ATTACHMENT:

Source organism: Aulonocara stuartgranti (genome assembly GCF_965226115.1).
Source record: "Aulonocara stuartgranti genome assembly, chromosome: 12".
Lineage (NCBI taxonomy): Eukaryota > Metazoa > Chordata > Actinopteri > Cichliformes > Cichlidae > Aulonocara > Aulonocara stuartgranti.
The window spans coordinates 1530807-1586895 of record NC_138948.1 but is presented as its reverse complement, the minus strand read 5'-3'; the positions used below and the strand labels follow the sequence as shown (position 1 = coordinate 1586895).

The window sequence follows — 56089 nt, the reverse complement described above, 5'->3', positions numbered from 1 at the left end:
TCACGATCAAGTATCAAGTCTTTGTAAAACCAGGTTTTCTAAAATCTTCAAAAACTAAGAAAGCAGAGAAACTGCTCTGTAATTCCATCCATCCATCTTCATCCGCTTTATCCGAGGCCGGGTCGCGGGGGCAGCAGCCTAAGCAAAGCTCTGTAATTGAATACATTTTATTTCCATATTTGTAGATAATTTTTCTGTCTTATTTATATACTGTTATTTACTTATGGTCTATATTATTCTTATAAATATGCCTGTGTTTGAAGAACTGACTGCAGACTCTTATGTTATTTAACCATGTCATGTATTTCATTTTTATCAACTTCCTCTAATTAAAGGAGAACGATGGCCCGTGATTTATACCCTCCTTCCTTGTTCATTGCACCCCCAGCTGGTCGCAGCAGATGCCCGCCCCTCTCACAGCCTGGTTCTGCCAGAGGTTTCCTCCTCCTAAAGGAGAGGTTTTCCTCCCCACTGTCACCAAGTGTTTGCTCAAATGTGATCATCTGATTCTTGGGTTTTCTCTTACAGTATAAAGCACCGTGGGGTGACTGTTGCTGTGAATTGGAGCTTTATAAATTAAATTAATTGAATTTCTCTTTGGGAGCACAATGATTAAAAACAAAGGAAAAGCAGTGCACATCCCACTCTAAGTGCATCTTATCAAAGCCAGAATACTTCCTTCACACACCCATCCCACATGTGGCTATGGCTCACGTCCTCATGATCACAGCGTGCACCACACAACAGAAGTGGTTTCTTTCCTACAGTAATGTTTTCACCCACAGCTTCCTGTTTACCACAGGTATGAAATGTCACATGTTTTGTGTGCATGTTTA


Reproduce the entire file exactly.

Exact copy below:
Source organism: Aulonocara stuartgranti (genome assembly GCF_965226115.1).
Source record: "Aulonocara stuartgranti genome assembly, chromosome: 12".
Lineage (NCBI taxonomy): Eukaryota > Metazoa > Chordata > Actinopteri > Cichliformes > Cichlidae > Aulonocara > Aulonocara stuartgranti.
The window spans coordinates 1530807-1586895 of record NC_138948.1 but is presented as its reverse complement, the minus strand read 5'-3'; the positions used below and the strand labels follow the sequence as shown (position 1 = coordinate 1586895).

The window sequence follows — 56089 nt, the reverse complement described above, 5'->3', positions numbered from 1 at the left end:
TCACGATCAAGTATCAAGTCTTTGTAAAACCAGGTTTTCTAAAATCTTCAAAAACTAAGAAAGCAGAGAAACTGCTCTGTAATTCCATCCATCCATCTTCATCCGCTTTATCCGAGGCCGGGTCGCGGGGGCAGCAGCCTAAGCAAAGCTCTGTAATTGAATACATTTTATTTCCATATTTGTAGATAATTTTTCTGTCTTATTTATATACTGTTATTTACTTATGGTCTATATTATTCTTATAAATATGCCTGTGTTTGAAGAACTGACTGCAGACTCTTATGTTATTTAACCATGTCATGTATTTCATTTTTATCAACTTCCTCTAATTAAAGGAGAACGATGGCCCGTGATTTATACCCTCCTTCCTTGTTCATTGCACCCCCAGCTGGTCGCAGCAGATGCCCGCCCCTCTCACAGCCTGGTTCTGCCAGAGGTTTCCTCCTCCTAAAGGAGAGGTTTTCCTCCCCACTGTCACCAAGTGTTTGCTCAAATGTGATCATCTGATTCTTGGGTTTTCTCTTACAGTATAAAGCACCGTGGGGTGACTGTTGCTGTGAATTGGAGCTTTATAAATTAAATTAATTGAATTTCTCTTTGGGAGCACAATGATTAAAAACAAAGGAAAAGCAGTGCACATCCCACTCTAAGTGCATCTTATCAAAGCCAGAATACTTCCTTCACACACCCATCCCACATGTGGCTATGGCTCACGTCCTCATGATCACAGCGTGCACCACACAACAGAAGTGGTTTCTTTCCTACAGTAATGTTTTCACCCACAGCTTCCTGTTTACCACAGGTATGAAATGTCACATGTTTTGTGTGCATGTTTA